The Red Sox, Astros, Yankees, and Indians are all going to make the playoffs in 2019. They were the 4 American League teams in the Divisional Round in 2017 and 2018, and despite 3 of the 4 arguably taking a step back next season, you won’t find a single person predicting 1 of these 4 to miss out. Of course, 5 teams will have to make the playoffs from the American League, so the question remains who will sneak into the Wild Card round. Unlike the National League, there isn’t uncertainty due to there being a lot of postseason-worthy teams, but rather there being no team out of those top 4 that truly seems to be aiming for the Wild Card in 2019.
As a whole, the American League spent $987,308,410 less than the National League this offseason, a number that is still more than the Harper, Machado, and Arenado deals combined. The most prominent player traded from a National League team to an American League team was Carlos Santana, a salary dump that sent a better player the other way. As a whole, teams in the American League appear the same as the previous season. With a lot at stake, it’s odd to see nobody truly doing anything in the entire league.
The Orioles, Rangers, Tigers, Royals, White Sox, Blue Jays, and Mariners all appear to be tanking. The Rangers were fairly active in the free agent market, but outside of that, these teams all put an emphasis on playing younger, unproven players, over veterans that they could trade for future pieces. That leaves 4 teams that have a decent shot at the playoffs, the Rays, Twins, Angels, and Athletics.
The Rays were a surprise team late in 2018, but it ended up being too little too late for the young squad, as they won 90 games but ended up 7 games back in the Wild Card standings. Although they did acquire Charlie Morton and traded for Mike Zunino, they largely held onto their prospects and appear prepared to head into the season with a payroll of $60 million, the lowest of any team since the 2014 season. The Twins have signed a few cheap deals this offseason, led by Nelson Cruz, Jonathan Schoop, Marwin Gonzalez, and Martin Perez. The Twins have made it clear that they think they have a shot at the playoffs, but judging by their bargain-hunting that’s left them with a lower payroll than in 2018 they aren’t making it a priority..
Angels fans have been disappointed year after year with the final standing of their team. Although their payroll is among the top teams in the league, the fact that they have made the postseason just once during Mike Trout’s career has spoken volumes to the depth that the organization has surrounded the perennial MVP candidate with. The Angels were connected to a number of free agents that could have put them into the postseason, such as Yasmani Grandal and David Robertson. Instead, they’re entering into the 2019 season with a team largely resembling the one that didn’t scratch the surface of October baseball. Their division rival, the Athletics, did win 97 games and made the postseason as a young team in 2018. Despite that, they only made a major move in regards to trading for Jurickson Profar, and currently their pitching staff and catching tandem look about as bad as the Orioles and Royals.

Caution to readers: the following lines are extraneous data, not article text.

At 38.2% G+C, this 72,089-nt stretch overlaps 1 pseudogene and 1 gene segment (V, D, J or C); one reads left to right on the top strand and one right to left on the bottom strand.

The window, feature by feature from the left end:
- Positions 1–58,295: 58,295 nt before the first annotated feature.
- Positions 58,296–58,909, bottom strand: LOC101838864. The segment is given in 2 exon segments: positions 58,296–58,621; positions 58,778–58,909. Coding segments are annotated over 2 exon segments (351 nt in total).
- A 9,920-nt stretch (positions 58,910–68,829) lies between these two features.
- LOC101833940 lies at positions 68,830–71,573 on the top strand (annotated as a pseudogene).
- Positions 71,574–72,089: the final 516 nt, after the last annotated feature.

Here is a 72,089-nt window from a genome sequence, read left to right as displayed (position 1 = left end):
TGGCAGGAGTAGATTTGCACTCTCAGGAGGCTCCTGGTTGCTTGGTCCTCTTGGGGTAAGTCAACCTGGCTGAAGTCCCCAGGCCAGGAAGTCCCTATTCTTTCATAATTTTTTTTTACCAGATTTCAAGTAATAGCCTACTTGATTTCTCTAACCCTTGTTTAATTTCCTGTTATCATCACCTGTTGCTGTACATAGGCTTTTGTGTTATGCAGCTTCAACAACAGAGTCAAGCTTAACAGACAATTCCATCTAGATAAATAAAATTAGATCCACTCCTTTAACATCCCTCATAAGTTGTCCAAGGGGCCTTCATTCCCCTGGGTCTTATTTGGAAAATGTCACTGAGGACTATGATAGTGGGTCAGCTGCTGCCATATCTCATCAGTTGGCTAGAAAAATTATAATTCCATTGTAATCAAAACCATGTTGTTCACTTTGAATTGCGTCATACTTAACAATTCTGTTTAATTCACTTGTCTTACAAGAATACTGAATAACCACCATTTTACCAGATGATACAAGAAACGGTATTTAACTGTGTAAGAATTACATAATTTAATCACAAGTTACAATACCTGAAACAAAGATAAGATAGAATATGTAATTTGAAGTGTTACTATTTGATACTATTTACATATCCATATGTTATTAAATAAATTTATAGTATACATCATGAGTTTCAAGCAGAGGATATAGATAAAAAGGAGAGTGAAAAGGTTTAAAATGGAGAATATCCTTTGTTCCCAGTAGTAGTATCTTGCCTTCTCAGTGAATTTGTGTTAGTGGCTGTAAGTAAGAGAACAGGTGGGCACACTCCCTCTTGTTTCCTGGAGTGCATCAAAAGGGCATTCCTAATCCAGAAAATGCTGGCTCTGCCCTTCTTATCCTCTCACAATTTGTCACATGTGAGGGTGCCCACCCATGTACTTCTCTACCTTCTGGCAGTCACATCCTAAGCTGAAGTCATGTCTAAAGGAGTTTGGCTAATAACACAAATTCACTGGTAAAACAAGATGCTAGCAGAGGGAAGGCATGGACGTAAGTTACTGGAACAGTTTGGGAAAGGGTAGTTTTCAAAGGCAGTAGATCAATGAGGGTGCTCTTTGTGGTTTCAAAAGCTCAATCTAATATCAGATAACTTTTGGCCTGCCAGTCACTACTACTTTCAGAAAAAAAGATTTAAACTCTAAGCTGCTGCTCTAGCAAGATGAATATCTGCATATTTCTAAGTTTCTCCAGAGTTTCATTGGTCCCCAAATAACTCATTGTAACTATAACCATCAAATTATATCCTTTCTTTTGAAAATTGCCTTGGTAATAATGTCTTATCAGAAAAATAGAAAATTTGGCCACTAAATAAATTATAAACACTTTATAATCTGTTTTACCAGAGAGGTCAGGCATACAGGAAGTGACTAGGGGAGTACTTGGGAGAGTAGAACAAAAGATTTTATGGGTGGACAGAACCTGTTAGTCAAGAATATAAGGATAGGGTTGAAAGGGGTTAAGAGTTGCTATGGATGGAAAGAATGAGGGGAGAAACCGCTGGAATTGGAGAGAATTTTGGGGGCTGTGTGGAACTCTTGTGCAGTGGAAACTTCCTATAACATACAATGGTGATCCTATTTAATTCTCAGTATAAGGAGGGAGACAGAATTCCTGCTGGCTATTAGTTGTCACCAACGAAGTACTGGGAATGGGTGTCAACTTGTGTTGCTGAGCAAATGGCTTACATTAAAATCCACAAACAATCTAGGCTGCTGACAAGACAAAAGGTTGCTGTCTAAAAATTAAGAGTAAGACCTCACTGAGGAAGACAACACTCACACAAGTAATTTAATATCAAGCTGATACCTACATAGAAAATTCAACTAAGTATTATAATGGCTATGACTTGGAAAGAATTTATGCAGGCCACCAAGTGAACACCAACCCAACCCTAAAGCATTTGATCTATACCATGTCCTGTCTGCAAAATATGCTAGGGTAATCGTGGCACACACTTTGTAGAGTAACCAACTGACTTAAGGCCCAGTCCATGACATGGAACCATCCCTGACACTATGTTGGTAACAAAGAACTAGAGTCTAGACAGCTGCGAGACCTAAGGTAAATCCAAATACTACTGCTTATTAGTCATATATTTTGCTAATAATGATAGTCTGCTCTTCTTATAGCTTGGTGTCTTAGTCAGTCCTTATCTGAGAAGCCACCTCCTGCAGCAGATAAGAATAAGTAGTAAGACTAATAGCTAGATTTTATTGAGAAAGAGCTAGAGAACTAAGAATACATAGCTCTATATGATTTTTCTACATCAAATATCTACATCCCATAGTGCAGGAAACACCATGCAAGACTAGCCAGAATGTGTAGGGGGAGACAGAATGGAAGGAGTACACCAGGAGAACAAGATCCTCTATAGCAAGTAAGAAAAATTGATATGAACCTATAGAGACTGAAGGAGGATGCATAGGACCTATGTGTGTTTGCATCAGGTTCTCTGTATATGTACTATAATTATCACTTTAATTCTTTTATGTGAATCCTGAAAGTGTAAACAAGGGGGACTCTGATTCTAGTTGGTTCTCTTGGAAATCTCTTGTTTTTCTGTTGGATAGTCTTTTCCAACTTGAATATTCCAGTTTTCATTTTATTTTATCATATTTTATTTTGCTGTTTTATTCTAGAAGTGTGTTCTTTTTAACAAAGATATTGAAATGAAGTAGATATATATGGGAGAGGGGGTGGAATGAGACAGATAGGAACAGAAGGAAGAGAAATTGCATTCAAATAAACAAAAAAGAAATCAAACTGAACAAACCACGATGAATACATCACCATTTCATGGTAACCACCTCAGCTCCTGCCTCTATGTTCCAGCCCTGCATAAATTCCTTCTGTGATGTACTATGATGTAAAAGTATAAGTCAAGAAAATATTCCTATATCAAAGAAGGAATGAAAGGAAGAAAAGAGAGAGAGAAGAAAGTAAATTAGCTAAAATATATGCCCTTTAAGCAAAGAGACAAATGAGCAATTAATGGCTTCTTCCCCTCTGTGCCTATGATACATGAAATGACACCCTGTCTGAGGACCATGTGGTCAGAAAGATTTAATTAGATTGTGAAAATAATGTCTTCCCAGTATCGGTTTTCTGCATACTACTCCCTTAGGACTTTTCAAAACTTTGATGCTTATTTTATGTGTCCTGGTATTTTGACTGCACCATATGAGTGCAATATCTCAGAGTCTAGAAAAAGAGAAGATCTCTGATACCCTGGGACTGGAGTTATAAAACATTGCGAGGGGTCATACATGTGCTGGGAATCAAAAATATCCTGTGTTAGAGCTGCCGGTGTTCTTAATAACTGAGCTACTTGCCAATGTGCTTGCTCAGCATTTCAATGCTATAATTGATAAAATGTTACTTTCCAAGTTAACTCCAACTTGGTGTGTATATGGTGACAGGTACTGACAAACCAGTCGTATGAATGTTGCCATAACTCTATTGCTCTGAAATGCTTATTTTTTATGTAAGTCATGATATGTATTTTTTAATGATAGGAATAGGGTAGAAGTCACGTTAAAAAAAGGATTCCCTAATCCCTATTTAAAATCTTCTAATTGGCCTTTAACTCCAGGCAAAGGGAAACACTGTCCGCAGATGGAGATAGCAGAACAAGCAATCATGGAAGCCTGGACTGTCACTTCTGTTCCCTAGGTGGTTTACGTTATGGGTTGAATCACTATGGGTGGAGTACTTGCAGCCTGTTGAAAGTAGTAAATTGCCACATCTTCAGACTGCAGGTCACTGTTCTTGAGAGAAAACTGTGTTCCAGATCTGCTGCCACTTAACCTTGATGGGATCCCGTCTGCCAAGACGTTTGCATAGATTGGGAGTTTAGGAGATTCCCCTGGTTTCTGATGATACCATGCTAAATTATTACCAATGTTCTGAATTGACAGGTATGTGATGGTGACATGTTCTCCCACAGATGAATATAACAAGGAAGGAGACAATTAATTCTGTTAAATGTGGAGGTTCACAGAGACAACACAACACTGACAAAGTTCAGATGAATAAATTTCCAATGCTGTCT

The argument each of these teams has against pushing ahead for the final playoff spot is that they don’t truly stand a chance against the top 4, even if they improve from a projected 83 win team (the average Depth Charts projection of the 4) to about a 90 win team. Fangraphs Playoff Odds gives the top 4 combined a 91.5% chance of winning the ALCS. That leaves essentially an 8.5% chance that a team that is not attempting to make the World Series makes the World Series. It’s not likely, but it isn’t 0%. Now, imagine if one of the Rays, Twins, Angels, or Athletics decided they were going all in for the present. That makes it incredibly likely that they do secure the 5th playoff spot (and that 8.5% is all to them), as well as the fact that a better team gives them a more likely shot at upsetting a team in the playoffs and moving on.
At the end of the day, making it to the postseason should be the ultimate goal. The Wild Card game is just one game, and the following series are short enough that even the worst team in the league could beat the best some of the time, let alone a 90-win team. No team in the MLB has won more than 72.1% of their games in a season. Even if you know you are worse than the Red Sox, there is always a decent enough chance that you move on to the next round.
The significantly increased chances of winning the World Series should be enough to push these teams into true contention. But even just sneaking into the playoffs should sell more tickets and jerseys to the point that it helps their chances in future seasons. With increased profit and the lack of future payroll and prospects it takes to improve your team in the tanking era, trying to get over the hump in 2019 seems as if it won’t really hurt the future of a franchise while improving the present dramatically.
As currently projected, Tampa Bay, Minnesota, Los Angeles, and Oakland aren’t at the peak of the estimated “win curve”. Yet once taking into account the current state on the American League, it seems as if an improvement of a single win could be worth more ever, and the improved chances of winning that would come from signing Dallas Keuchel, Craig Kimbrel, or if you go back in time even trading for stars such as Paul Goldschmidt, would be worth it both financially and in terms of baseball success. It seems odd that each of these teams has chosen to stay content in their current position when true contention is right in their line of sight and comparatively easy to reach than it will in the future. If there is any season to go for it rather than rely on overperforming, this year is it.